Map

The overlays that highlight 17th century London features are approximate and derived from:

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This text was copied from Wikipedia on 31 March 2015 at 6:03AM.

Coordinates: 51°34′9″N 0°8′36″W / 51.56917°N 0.14333°W / 51.56917; -0.14333

Lauderdale House

Lauderdale House is an arts and education centre based in Waterlow Park, Highgate in north London, England. As an arts centre, it runs an extensive programme of performances, workshops, outreach projects and exhibitions.

Lauderdale House was one of the finest country houses in Highgate and was originally built in 1582 with a timber frame. In 1645 it was inherited by the Earl of Lauderdale (hence its name) and in 1666 it was visited by Charles II and Samuel Pepys, while Nell Gwyn is said to have lived there briefly in 1670.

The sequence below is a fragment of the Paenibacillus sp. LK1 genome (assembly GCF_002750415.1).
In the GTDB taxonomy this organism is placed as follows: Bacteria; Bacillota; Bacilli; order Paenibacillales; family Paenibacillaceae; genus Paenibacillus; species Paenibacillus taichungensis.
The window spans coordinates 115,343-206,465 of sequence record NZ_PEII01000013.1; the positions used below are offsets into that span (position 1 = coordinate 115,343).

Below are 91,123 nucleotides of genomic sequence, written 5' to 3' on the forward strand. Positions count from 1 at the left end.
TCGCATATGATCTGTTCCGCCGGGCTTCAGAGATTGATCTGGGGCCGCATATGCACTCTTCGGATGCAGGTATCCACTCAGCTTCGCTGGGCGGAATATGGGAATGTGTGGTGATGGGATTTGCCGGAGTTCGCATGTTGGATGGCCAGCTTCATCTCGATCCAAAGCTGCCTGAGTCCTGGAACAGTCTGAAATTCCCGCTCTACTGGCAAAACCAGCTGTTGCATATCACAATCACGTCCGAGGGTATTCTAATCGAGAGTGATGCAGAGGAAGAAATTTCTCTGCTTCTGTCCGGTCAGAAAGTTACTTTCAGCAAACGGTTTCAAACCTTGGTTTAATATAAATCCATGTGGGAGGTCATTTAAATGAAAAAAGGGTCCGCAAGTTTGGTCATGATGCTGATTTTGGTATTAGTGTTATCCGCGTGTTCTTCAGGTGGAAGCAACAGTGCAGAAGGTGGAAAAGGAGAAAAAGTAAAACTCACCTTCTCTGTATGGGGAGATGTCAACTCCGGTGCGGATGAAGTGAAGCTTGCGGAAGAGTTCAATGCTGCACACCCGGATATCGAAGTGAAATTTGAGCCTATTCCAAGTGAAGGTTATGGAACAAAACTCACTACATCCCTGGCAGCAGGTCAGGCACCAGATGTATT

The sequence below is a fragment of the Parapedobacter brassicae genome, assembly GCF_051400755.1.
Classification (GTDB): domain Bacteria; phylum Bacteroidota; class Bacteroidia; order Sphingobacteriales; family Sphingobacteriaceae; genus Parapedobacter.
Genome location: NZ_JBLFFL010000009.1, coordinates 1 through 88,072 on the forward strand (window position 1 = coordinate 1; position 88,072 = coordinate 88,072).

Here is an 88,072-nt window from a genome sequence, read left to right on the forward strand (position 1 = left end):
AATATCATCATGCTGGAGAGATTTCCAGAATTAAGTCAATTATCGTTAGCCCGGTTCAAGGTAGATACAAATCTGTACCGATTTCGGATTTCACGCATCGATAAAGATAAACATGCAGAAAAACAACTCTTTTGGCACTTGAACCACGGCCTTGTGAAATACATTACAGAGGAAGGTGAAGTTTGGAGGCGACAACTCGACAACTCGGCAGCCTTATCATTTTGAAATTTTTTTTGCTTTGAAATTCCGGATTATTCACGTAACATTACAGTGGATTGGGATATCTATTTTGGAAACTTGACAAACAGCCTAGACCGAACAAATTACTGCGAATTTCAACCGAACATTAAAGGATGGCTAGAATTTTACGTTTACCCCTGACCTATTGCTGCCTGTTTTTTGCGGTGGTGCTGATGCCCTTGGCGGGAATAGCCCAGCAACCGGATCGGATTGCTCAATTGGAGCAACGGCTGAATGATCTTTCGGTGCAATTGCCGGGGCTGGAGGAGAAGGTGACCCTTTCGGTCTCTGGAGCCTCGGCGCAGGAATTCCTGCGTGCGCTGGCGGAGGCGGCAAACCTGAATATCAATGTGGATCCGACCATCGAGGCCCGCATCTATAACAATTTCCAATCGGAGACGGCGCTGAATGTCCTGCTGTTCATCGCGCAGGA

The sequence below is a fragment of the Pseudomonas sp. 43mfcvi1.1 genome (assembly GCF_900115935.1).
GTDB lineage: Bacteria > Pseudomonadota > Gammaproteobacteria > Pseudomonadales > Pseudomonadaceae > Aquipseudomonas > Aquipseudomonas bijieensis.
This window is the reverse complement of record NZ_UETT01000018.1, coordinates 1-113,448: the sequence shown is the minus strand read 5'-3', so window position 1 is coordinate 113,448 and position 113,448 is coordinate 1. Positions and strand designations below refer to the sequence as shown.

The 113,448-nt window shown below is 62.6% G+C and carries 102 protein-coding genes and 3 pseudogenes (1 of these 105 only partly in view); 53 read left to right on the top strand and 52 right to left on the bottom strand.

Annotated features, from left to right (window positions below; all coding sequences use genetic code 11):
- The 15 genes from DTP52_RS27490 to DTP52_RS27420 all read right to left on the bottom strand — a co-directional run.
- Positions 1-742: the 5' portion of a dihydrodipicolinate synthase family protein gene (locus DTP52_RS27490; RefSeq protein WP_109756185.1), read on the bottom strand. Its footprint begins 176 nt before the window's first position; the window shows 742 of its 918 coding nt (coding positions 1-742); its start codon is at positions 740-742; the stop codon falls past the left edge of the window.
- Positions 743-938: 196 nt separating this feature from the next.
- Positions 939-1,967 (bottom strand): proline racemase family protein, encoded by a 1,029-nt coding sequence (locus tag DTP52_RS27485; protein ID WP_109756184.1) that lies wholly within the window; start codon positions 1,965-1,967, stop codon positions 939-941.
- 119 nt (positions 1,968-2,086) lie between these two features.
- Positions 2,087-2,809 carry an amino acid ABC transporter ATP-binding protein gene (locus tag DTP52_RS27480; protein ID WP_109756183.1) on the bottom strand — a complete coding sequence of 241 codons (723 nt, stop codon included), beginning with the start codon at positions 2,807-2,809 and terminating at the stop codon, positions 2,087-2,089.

It was converted to a neoclassical style in 1760, and John Wesley preached here in 1782, and in 1882 the then owner, Sir Sydney Waterlow, the famous printer, donated it 'for the enjoyment of Londoners'.

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1 Annotation

Terry Foreman  •  Link

Lauderdale House was one of the finest country houses in Highgate and was originally built in 1582 with a timber frame. In 1645 it was inherited by the Earl of Lauderdale (hence its name) and in 1666 it was visited by Charles II and Samuel Pepys, while Nell Gwyn is said to have lived there briefly in 1670. Highgate is in the lower left quad of this map.
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References

Chart showing the number of references in each month of the diary’s entries.

1666